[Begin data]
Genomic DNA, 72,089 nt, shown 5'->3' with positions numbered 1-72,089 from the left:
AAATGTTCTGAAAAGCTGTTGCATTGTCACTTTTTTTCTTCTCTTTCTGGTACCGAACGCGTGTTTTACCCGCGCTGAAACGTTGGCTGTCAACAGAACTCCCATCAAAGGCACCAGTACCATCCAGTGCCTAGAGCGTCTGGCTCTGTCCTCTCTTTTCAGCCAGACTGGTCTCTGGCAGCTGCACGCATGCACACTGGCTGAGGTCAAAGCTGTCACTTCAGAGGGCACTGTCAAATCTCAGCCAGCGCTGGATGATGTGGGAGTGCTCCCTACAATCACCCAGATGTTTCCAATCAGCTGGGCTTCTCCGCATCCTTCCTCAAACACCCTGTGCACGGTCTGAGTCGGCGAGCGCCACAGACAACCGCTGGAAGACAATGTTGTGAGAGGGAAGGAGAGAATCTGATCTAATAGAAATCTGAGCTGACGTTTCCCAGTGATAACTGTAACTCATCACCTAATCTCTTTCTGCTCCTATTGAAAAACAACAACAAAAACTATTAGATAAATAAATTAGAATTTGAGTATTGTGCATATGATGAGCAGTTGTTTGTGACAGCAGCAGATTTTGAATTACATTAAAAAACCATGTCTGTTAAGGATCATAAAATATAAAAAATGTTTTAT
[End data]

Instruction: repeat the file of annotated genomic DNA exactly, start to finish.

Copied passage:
Genomic DNA, 72,089 nt, shown 5'->3' with positions numbered 1-72,089 from the left:
AAATGTTCTGAAAAGCTGTTGCATTGTCACTTTTTTTCTTCTCTTTCTGGTACCGAACGCGTGTTTTACCCGCGCTGAAACGTTGGCTGTCAACAGAACTCCCATCAAAGGCACCAGTACCATCCAGTGCCTAGAGCGTCTGGCTCTGTCCTCTCTTTTCAGCCAGACTGGTCTCTGGCAGCTGCACGCATGCACACTGGCTGAGGTCAAAGCTGTCACTTCAGAGGGCACTGTCAAATCTCAGCCAGCGCTGGATGATGTGGGAGTGCTCCCTACAATCACCCAGATGTTTCCAATCAGCTGGGCTTCTCCGCATCCTTCCTCAAACACCCTGTGCACGGTCTGAGTCGGCGAGCGCCACAGACAACCGCTGGAAGACAATGTTGTGAGAGGGAAGGAGAGAATCTGATCTAATAGAAATCTGAGCTGACGTTTCCCAGTGATAACTGTAACTCATCACCTAATCTCTTTCTGCTCCTATTGAAAAACAACAACAAAAACTATTAGATAAATAAATTAGAATTTGAGTATTGTGCATATGATGAGCAGTTGTTTGTGACAGCAGCAGATTTTGAATTACATTAAAAAACCATGTCTGTTAAGGATCATAAAATATAAAAAATGTTTTAT